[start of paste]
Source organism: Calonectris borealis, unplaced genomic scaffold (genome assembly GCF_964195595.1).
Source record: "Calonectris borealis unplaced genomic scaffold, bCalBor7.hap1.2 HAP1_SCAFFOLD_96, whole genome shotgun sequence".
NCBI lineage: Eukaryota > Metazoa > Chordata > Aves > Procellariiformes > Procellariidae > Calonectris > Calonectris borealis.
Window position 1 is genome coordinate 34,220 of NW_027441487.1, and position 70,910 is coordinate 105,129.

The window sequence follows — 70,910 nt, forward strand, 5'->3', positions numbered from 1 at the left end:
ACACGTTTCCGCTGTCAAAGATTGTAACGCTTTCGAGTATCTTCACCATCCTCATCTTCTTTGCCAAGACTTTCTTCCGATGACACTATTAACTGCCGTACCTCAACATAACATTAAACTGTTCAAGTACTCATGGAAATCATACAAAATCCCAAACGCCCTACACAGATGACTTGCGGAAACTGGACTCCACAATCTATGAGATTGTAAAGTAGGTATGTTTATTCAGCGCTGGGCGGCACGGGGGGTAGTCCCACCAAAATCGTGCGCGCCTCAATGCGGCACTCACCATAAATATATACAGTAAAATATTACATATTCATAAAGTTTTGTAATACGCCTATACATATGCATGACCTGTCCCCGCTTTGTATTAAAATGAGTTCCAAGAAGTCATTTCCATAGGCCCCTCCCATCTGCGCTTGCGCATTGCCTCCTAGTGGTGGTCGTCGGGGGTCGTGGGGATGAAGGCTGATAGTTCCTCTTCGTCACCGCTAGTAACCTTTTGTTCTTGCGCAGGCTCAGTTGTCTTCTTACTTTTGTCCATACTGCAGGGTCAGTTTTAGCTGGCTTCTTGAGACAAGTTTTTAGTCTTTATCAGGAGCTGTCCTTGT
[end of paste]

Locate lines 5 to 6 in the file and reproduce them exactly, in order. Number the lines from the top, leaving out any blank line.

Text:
The window sequence follows — 70,910 nt, forward strand, 5'->3', positions numbered from 1 at the left end:
ACACGTTTCCGCTGTCAAAGATTGTAACGCTTTCGAGTATCTTCACCATCCTCATCTTCTTTGCCAAGACTTTCTTCCGATGACACTATTAACTGCCGTACCTCAACATAACATTAAACTGTTCAAGTACTCATGGAAATCATACAAAATCCCAAACGCCCTACACAGATGACTTGCGGAAACTGGACTCCACAATCTATGAGATTGTAAAGTAGGTATGTTTATTCAGCGCTGGGCGGCACGGGGGGTAGTCCCACCAAAATCGTGCGCGCCTCAATGCGGCACTCACCATAAATATATACAGTAAAATATTACATATTCATAAAGTTTTGTAATACGCCTATACATATGCATGACCTGTCCCCGCTTTGTATTAAAATGAGTTCCAAGAAGTCATTTCCATAGGCCCCTCCCATCTGCGCTTGCGCATTGCCTCCTAGTGGTGGTCGTCGGGGGTCGTGGGGATGAAGGCTGATAGTTCCTCTTCGTCACCGCTAGTAACCTTTTGTTCTTGCGCAGGCTCAGTTGTCTTCTTACTTTTGTCCATACTGCAGGGTCAGTTTTAGCTGGCTTCTTGAGACAAGTTTTTAGTCTTTATCAGGAGCTGTCCTTGT